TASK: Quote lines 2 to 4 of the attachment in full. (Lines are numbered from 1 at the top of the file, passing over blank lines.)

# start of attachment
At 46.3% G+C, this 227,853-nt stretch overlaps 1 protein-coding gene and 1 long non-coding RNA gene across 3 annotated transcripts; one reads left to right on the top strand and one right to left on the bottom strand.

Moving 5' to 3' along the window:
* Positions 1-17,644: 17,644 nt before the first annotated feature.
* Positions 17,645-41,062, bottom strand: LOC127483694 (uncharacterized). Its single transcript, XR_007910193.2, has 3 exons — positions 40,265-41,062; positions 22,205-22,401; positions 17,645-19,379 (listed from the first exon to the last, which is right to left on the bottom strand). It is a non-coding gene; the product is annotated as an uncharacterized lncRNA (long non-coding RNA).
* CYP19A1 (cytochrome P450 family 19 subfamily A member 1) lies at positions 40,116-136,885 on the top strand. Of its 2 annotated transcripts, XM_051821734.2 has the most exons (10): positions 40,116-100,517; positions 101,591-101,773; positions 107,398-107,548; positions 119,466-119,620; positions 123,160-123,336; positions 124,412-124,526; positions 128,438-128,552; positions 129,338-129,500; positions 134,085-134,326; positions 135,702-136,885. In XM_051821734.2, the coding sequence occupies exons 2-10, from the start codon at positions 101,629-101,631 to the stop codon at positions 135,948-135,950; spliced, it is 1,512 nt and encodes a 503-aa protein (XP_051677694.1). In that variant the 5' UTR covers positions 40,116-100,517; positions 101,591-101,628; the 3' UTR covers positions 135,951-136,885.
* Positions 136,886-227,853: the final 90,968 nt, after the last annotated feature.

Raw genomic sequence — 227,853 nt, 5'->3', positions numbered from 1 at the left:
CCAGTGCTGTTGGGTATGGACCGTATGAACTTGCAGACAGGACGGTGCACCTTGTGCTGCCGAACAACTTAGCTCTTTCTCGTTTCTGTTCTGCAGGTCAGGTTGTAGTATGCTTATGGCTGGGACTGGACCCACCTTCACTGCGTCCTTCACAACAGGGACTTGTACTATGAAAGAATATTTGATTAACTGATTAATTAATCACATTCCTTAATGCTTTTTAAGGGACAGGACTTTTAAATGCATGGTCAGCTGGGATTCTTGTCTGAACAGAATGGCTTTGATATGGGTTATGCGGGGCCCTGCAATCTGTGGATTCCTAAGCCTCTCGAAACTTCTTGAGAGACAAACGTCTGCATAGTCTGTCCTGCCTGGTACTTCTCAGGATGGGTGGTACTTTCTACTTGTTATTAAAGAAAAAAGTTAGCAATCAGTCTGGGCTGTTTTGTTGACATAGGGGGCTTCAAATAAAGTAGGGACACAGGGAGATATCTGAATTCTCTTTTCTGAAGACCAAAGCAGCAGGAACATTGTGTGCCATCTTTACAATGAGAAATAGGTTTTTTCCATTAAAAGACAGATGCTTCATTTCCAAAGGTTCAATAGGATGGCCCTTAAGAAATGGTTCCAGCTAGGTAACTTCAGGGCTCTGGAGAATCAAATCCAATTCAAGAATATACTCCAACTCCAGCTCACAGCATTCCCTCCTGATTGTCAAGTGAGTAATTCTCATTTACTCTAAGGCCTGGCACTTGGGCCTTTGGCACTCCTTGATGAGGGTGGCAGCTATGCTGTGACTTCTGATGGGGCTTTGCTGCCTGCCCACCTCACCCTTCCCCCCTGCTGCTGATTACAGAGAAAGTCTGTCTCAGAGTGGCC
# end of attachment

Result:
Moving 5' to 3' along the window:
* Positions 1-17,644: 17,644 nt before the first annotated feature.
* Positions 17,645-41,062, bottom strand: LOC127483694 (uncharacterized). Its single transcript, XR_007910193.2, has 3 exons — positions 40,265-41,062; positions 22,205-22,401; positions 17,645-19,379 (listed from the first exon to the last, which is right to left on the bottom strand). It is a non-coding gene; the product is annotated as an uncharacterized lncRNA (long non-coding RNA).